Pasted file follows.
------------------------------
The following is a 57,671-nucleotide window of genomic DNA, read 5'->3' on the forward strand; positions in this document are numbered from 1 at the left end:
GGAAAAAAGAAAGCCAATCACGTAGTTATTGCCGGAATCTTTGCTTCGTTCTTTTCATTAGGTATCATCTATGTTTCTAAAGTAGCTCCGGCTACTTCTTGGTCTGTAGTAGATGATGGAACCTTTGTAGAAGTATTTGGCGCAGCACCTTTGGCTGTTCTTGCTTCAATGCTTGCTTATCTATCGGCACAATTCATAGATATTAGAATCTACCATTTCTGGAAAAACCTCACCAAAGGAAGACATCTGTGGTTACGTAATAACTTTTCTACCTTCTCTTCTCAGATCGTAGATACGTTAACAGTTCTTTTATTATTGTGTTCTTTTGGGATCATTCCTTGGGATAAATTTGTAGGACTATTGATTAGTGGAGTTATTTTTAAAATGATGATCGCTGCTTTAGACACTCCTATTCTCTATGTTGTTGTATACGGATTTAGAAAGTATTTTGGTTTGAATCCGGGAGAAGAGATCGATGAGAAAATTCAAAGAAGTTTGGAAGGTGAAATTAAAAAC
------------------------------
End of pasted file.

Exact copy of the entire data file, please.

The following is a 57,671-nucleotide window of genomic DNA, read 5'->3' on the forward strand; positions in this document are numbered from 1 at the left end:
GGAAAAAAGAAAGCCAATCACGTAGTTATTGCCGGAATCTTTGCTTCGTTCTTTTCATTAGGTATCATCTATGTTTCTAAAGTAGCTCCGGCTACTTCTTGGTCTGTAGTAGATGATGGAACCTTTGTAGAAGTATTTGGCGCAGCACCTTTGGCTGTTCTTGCTTCAATGCTTGCTTATCTATCGGCACAATTCATAGATATTAGAATCTACCATTTCTGGAAAAACCTCACCAAAGGAAGACATCTGTGGTTACGTAATAACTTTTCTACCTTCTCTTCTCAGATCGTAGATACGTTAACAGTTCTTTTATTATTGTGTTCTTTTGGGATCATTCCTTGGGATAAATTTGTAGGACTATTGATTAGTGGAGTTATTTTTAAAATGATGATCGCTGCTTTAGACACTCCTATTCTCTATGTTGTTGTATACGGATTTAGAAAGTATTTTGGTTTGAATCCGGGAGAAGAGATCGATGAGAAAATTCAAAGAAGTTTGGAAGGTGAAATTAAAAAC